Moon Dates to be Continued

This week is really amazing for Moon lovers. Those who missed the Moon's close approach with Mars on Tuesday still can catch it on the other sky-date. On the upcoming weekend, the waxing gibbous moon will meet a large cluster of stars in the constellation of Cancer (the Crab) — M44, also known as Praesepe or the Beehive Cluster.

M44 is one of the nearest open clusters to Earth, which is known from the ancient times. The size of this bright swarm of stars is three full moon diameters. To the naked eye, the Beehive Cluster looks like a small nebulous object with the total apparent magnitude of 3.1. In fact, it contains a thousand stars and can be easily found in binoculars.

On a dark Saturday night, look at the south-western sky. At about 19:30 GMT, stargazers in Western Europe, the Middle East, and Eastern Africa will be able to catch the Moon passing right through the Beehive Cluster. After dusk, the Moon will set about a few finger widths to the upper left (east) of the cluster. For that reason, some cluster members will be occulted by the Moon. If you want to take a closer look at the clusters’ stars, try to put the Moon out of your binoculars’ field of view.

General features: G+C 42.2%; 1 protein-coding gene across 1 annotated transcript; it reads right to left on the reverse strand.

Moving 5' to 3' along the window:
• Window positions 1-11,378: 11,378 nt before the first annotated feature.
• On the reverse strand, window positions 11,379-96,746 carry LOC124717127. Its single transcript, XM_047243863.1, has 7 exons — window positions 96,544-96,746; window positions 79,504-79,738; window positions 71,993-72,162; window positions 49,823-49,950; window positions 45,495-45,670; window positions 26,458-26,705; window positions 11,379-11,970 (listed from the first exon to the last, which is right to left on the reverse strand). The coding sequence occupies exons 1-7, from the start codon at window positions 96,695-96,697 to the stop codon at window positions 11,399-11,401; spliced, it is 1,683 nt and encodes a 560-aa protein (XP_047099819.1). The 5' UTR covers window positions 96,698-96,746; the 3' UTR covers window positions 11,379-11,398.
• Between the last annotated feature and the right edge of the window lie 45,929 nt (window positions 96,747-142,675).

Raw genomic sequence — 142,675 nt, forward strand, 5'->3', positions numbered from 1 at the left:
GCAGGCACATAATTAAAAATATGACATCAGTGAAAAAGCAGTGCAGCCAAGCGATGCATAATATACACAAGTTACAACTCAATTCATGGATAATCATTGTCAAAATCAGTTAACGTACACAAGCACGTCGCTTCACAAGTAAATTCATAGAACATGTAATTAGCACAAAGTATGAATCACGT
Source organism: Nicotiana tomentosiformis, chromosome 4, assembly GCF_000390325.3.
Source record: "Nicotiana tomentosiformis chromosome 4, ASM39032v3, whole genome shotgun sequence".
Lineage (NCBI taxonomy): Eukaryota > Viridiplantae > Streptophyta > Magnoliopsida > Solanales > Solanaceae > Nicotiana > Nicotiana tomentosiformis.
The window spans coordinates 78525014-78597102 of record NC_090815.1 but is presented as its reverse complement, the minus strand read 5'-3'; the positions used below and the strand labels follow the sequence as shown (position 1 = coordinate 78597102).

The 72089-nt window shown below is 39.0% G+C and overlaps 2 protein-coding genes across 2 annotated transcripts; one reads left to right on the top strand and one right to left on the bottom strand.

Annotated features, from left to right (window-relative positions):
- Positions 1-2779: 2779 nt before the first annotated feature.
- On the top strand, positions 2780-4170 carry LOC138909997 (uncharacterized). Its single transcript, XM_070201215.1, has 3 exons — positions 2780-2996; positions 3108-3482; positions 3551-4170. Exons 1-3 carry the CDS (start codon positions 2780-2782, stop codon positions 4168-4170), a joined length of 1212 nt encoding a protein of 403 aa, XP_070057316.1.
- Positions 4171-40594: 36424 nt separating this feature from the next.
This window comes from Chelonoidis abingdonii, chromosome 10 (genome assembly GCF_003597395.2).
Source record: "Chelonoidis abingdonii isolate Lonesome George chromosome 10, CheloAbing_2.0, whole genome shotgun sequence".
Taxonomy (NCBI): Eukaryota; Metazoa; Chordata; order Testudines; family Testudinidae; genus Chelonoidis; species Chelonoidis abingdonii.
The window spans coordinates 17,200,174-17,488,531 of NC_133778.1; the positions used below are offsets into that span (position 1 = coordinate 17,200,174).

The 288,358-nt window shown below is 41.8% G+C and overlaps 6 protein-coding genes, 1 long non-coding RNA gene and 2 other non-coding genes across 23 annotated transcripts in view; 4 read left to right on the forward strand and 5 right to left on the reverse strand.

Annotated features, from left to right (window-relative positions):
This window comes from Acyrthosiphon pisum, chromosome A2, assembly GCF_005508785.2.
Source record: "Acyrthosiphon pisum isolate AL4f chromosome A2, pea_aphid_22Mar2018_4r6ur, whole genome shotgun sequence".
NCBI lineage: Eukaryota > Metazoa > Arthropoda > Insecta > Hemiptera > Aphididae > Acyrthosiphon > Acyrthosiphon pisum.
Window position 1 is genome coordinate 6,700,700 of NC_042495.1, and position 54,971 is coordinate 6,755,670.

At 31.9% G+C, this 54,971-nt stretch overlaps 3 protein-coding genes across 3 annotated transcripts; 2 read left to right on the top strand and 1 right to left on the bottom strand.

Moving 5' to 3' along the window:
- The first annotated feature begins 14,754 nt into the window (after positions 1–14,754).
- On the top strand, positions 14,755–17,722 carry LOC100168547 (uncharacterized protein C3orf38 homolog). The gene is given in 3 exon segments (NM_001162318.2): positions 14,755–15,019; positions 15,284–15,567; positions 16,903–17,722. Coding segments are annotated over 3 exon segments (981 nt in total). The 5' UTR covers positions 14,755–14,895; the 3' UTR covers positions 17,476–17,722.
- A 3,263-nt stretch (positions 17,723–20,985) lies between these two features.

P.S.: Keep away from the city lights!

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